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One Month!

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The 2011 Boston Marathon is now exactly one month away! I just wanted to take a moment to send out a huge "Thank You!" to everyone who has donated to the American Liver Foundation in support of my run. The end is in view, and and I'm well on my way to achieving what I've set out to do.

For training I have so far:

  • Run more than 500 miles over almost 200 hours.
  • Run between downtown Boston and Newton and back 8 times (including once in a snowstorm).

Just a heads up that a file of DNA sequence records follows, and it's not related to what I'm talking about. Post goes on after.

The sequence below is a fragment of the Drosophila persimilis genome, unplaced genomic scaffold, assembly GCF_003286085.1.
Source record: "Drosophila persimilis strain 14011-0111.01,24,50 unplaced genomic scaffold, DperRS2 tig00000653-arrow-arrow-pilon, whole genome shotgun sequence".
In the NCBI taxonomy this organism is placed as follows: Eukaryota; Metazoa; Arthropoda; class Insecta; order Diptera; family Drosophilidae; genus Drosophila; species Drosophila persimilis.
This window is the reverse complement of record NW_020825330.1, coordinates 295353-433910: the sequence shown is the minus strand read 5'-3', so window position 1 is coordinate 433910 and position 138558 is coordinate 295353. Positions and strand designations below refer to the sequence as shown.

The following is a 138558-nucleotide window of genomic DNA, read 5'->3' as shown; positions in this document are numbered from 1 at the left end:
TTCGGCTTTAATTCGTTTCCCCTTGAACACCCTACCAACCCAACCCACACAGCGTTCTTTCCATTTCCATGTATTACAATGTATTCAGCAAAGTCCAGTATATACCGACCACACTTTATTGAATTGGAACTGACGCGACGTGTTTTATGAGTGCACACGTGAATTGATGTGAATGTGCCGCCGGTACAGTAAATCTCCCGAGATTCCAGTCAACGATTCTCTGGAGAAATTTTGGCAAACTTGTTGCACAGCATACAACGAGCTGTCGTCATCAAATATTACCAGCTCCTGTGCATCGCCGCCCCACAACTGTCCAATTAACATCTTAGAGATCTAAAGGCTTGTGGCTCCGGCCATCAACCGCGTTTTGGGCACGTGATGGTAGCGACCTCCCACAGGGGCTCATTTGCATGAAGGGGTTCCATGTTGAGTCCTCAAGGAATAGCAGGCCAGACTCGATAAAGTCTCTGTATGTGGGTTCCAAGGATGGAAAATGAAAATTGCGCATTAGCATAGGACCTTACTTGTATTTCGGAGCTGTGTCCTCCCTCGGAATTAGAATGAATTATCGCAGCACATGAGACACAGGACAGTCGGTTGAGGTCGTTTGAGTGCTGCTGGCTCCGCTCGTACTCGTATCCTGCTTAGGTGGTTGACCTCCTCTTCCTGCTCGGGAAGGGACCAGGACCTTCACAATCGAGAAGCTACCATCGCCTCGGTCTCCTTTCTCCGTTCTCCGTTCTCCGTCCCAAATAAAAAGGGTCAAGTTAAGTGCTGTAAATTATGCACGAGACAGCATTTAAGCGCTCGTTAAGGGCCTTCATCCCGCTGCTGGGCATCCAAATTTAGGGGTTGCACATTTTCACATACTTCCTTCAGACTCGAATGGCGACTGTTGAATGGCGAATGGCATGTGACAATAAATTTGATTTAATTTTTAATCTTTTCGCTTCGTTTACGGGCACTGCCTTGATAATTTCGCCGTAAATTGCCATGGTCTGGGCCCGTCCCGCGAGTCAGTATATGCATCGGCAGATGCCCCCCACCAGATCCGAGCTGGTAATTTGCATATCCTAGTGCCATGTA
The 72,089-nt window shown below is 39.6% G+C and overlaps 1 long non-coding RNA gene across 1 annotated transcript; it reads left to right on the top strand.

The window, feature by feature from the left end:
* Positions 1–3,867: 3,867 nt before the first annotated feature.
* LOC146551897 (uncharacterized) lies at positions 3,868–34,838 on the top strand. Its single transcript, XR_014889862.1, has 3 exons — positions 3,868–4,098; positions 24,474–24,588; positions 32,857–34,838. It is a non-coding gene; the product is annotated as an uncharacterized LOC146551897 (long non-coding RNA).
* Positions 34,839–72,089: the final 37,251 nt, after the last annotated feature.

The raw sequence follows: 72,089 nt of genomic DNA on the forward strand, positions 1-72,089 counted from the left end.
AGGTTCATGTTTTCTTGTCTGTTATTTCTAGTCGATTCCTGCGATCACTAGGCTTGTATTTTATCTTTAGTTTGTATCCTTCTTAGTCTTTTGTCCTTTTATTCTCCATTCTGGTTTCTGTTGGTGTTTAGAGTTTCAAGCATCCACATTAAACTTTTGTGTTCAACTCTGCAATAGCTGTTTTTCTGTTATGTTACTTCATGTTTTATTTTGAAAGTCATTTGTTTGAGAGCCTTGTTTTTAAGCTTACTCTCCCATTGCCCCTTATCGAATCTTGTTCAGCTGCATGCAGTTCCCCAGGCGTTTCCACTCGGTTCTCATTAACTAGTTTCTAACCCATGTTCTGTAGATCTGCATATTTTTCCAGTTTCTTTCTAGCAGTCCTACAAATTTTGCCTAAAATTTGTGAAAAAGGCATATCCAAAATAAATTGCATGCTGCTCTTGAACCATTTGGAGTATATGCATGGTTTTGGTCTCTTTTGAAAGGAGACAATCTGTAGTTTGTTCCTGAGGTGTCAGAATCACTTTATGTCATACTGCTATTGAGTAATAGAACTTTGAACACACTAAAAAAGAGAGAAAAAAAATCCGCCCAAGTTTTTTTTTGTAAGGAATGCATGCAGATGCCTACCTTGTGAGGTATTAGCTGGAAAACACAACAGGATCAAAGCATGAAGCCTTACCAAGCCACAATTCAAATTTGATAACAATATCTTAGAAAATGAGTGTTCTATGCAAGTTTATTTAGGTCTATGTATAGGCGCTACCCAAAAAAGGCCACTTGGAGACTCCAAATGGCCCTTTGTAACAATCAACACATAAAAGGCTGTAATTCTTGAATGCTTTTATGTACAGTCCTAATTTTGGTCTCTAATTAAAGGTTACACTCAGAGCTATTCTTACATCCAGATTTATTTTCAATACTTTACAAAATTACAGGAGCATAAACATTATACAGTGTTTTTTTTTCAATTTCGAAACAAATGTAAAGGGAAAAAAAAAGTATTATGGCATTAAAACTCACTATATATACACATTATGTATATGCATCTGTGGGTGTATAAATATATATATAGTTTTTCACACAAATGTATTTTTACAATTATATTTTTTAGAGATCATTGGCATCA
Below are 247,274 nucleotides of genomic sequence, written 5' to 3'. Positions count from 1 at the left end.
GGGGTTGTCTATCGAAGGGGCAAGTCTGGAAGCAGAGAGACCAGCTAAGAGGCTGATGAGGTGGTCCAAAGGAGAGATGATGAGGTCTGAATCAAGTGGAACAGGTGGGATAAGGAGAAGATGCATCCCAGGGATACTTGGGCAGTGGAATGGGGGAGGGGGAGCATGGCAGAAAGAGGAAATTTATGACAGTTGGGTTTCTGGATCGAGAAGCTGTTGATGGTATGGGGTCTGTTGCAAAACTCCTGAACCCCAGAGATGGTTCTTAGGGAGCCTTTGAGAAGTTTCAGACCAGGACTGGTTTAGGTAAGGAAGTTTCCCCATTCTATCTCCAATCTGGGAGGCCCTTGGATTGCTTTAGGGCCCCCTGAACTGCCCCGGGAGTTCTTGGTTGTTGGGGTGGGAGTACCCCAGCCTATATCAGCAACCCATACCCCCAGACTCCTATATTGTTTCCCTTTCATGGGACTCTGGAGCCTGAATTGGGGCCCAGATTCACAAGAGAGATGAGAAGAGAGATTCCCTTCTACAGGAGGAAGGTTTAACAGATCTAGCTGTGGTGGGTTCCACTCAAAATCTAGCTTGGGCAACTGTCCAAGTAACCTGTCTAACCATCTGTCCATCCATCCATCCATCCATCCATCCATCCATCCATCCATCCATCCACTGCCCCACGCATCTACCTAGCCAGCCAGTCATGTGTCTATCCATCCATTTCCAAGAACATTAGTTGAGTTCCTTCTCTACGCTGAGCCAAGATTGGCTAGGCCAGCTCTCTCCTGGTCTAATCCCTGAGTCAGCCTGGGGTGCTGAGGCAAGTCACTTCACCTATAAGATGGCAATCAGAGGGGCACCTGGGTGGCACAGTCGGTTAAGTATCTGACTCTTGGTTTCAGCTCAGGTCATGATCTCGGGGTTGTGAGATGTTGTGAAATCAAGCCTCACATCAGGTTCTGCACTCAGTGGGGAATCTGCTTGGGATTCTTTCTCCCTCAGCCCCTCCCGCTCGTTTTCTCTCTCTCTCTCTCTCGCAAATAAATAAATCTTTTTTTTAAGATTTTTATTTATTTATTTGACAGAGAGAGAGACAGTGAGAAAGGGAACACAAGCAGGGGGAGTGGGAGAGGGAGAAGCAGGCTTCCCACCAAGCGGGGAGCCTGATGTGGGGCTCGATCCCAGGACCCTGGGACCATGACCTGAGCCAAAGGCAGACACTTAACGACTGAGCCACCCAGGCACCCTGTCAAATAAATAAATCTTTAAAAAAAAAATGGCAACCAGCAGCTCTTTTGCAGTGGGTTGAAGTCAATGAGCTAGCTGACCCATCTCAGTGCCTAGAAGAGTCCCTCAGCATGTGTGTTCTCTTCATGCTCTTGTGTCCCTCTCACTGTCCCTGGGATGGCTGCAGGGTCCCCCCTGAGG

• Consumed 66 energy gels and 33 cups of gatorade.
  • Done 900 lunges and squats.
  • Run around the MIT indoor track 400 times.
  • Worn a pink tutu while running 17 miles from Natick to Back Bay.

As you know, I'm doing all this for the American Liver Foundation with the hope that more people in the future can successfully combat liver disease like I did. I only have little over 100 miles more to run before Patriots' Day, and a tad less than $1,000 to raise in order to reach my goal.

if you haven't done so already and have a few moments and shekels to spare, please make a donation in support of my run.

How Did I Get Here - Running